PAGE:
Why I’ve lost my childhood fear of dentists – Jim Duffy

Dentistry has come a long way since Jim Duffy's childhood (Picture: Jon Savage)
Dentistry has come a long way since Jim Duffy's childhood (Picture: Jon Savage)
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A trip to the dentist brings back horrifying experiences of his youth, but Jim Duffy finds he is pleasantly surprised.

It doesn’t matter where you live in the world, a trip to the dentist is always fraught with stress.

Only this week, I had to visit the dentist for some work. Even the mention of the word “dentist” strikes fear into me and many of you too. Even with today’s fabulous technological developments in dentistry, pain management etc, it still makes me nervous, anxious and I wish I had been blessed with stronger teeth.

For me, it all stems from my initial experiences with the dentist when I was younger. I recall having to go get a tooth out when I was about five years of age. The dental practice was in Partick in Glasgow. It was up a close on the first floor of a grey tenemented building. The ground floor housed a shoe shop and a newsagent. As soon I started to climb the stairs, I could smell the dentist. It had a clean, but weird smell. Not antiseptic or a pleasant soap. No, more a strange, gaseous-clean smell. Let’s put it this way, I knew something terrible went on in there and they were probably trying to hide smell of the bodies with cleaning fluid of some sort. Not a good start.

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Then there was the colour scheme. Green, green and green. The waiting room was painted green. The dentist’s lair was painted green. Heck, even the dental assistants were wearing green uniforms.

It resembled a council office in East Germany in the 1960s. Austere and cold and green... And the waiting room did nothing for a young boy’s nerves. There were a few old magazines for my mum to peruse. And a broken fire engine toy for me to “play” with. This didn’t exactly instil a sense of calm and fun.

Would Dr Who save me?

But, the worst part on this initial touchpoint with the dentist was not the decor. It was the sounds that emanated from the dentist’s room, where I just knew he buried all the bodies of young children like me. I could hear high-pitched whizzing noises coupled with gurgling, sucking noises. Then the occasional aaaahhhhh as whatever went on in there was getting serious. I knew from that moment forward that I didn’t want to be there.

I entered the room and was met by, yes you guessed it, a man wearing a big green apron. He looked like Billy Connolly. He lifted me into a big chair, the type of chair with stuff on it that I had seen on Dr Who on a Saturday night. It was brown leather with tubes and pipes sticking out. There was big bright light shining down into my eyes. Headlight technology was not on the LED scale yet. And a pink drink was fizzing away beside me. Ah I thought, some colour at least that was not green. Then my world collapsed as I saw gas masks, needles and aliens. I was indeed on a Dr Who set and I hoped that John Pertwee would come quick with his magic pen to save me.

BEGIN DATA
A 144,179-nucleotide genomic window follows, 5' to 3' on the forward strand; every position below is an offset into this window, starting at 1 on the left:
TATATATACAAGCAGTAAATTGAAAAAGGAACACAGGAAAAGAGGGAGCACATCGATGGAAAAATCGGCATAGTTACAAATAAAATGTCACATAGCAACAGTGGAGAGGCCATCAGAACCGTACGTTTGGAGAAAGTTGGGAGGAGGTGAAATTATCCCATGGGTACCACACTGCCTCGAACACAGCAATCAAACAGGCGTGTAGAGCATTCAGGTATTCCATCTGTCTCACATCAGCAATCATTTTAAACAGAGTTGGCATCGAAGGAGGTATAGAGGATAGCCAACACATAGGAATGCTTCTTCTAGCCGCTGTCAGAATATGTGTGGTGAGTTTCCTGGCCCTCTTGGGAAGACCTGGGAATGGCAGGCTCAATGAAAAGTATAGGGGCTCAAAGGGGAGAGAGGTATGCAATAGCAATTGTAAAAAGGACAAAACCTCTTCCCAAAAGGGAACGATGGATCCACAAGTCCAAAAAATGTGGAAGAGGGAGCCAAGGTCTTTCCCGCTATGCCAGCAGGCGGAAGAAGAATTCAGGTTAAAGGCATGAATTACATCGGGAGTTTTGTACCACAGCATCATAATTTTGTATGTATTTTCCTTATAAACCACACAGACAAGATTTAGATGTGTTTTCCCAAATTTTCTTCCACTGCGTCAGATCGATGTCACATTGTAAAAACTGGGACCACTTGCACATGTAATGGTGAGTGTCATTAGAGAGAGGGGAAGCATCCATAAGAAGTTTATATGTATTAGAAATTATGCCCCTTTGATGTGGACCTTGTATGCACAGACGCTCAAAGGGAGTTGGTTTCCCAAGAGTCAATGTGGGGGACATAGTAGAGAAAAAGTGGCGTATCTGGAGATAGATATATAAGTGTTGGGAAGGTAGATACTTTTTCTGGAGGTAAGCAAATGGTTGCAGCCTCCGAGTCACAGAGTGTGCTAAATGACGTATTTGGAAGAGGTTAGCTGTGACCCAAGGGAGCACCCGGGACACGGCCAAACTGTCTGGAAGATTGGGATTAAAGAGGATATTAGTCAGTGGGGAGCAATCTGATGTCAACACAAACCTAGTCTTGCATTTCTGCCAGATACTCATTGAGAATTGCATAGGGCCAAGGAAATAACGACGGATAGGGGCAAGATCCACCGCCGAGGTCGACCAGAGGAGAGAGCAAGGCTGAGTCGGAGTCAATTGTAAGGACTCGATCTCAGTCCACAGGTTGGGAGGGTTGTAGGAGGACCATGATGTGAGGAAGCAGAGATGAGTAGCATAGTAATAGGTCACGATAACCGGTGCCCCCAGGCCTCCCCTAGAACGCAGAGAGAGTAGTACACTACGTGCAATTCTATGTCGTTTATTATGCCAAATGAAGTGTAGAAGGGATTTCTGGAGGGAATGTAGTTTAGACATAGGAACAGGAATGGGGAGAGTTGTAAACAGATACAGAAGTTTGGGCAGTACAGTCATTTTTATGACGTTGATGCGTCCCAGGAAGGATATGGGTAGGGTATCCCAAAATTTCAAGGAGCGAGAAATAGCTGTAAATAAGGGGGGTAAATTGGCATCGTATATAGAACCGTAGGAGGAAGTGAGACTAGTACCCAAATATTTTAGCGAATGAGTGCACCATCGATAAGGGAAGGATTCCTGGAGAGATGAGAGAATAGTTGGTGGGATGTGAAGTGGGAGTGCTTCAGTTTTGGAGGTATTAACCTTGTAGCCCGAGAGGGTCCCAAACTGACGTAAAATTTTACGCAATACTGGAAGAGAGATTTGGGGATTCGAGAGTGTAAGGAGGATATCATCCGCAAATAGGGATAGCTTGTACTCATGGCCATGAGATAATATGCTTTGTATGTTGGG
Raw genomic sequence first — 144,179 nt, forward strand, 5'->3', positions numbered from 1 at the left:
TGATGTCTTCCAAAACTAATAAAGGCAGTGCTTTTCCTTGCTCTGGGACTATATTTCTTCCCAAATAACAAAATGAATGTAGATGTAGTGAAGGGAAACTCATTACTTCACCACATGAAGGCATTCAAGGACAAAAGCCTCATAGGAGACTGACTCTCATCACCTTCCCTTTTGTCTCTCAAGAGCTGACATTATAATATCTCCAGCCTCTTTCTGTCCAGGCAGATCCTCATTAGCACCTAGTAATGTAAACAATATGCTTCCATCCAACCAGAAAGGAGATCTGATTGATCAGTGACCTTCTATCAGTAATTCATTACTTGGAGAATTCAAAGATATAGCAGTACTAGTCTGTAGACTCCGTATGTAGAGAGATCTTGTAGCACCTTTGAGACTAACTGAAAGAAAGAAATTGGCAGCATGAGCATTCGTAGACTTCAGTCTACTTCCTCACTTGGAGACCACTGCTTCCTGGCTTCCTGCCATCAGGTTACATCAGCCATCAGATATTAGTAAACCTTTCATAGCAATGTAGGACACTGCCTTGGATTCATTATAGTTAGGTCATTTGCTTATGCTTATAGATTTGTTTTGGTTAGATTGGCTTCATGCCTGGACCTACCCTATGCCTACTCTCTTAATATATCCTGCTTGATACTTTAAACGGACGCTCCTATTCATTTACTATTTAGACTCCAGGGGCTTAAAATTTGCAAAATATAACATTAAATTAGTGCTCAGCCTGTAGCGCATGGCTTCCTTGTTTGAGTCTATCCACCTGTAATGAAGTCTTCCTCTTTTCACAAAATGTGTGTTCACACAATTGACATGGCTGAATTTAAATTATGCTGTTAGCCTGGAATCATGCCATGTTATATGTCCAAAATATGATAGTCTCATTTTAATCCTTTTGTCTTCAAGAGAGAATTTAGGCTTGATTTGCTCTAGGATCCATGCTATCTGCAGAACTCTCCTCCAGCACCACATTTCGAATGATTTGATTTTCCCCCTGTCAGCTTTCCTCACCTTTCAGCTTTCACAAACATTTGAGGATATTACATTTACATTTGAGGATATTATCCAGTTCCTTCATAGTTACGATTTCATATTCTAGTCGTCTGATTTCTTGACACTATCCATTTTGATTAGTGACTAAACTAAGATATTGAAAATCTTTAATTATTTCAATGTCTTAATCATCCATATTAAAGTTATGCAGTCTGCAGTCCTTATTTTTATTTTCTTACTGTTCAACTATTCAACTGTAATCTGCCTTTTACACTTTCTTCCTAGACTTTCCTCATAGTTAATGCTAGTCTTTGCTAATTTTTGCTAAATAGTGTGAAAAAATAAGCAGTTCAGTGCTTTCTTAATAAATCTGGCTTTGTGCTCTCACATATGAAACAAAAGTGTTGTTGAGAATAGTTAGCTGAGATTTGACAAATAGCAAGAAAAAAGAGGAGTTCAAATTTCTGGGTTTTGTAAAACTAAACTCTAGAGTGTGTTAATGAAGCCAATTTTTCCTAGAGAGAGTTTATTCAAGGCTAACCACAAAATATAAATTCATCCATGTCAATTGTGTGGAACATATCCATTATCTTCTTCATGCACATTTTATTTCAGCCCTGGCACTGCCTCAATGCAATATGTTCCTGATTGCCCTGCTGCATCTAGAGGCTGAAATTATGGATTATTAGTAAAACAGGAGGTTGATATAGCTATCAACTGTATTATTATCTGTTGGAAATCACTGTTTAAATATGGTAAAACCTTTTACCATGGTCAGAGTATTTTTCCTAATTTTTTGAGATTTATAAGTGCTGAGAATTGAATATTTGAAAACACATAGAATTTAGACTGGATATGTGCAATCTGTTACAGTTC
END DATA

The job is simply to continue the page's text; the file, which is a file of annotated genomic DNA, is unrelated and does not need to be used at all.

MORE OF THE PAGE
Well that was then and, in modern times, things have changed. But those first vivid memories still cloud my head when I enter my current surgery. This week I needed three crowns on each side of my upper teeth as my smile needed widening. It’s only taken 50 years for them to work that out mind. But, here we go again, I thought. However, I was ‘pleasantly’ surprised at the experience. Firstly, no one was dressed in green. It was all crisp ice-whites with a dash of colour here and there. No funny smells apart from the clever use of air fresheners to make it all lavender and apple. Already my sensory perception was telling me good things.

A deposit on a new car

The waiting room was most pleasant. No more crap toys and out-of-date magazines. No, this time there were recent publications on cars, boats, fashion and a whole lot more. A bit of marketing on private insurance for dentistry and what high-tech zirconium crowns looked like. Dentistry, it seemed, had gone all high tech. There was a water fountain and a bowl of apples on the table. Then my name was called.

Upon entering the dentist’s room, I was met by David. I know that was his name as it was stitched into his shirt. There was a big window looking out from the fifth floor filling the room with natural light. I was asked how I was, how life was and how I was feeling. My stress moved from overdrive to high. All good. David said he wanted an x-ray. I was ushered to an adjacent room and within five minutes we were looking at a 3D X-ray of my mouth showing years of fillings, crowns and general wear and tear. David explained what he was going to do and how he would do it all in two visits. I was impressed.

Three weeks later I have my zirconium crowns in place. Was it all plain sailing? No, I would be lying if I led you to believe that. But, everything was so much better. The approach by the dentist was working with me and not simply on me. The technology was impressive – I hardly knew a needle was penetrating my gums and my crowns were 3D printed. All so much more refined. Of course, this all comes at a cost. While my first encounter with ‘Dr Death’ in Partick was free and on the NHS, this visit cost the same as a deposit on a new car. But, that’s progress I guess. And long it may it continue.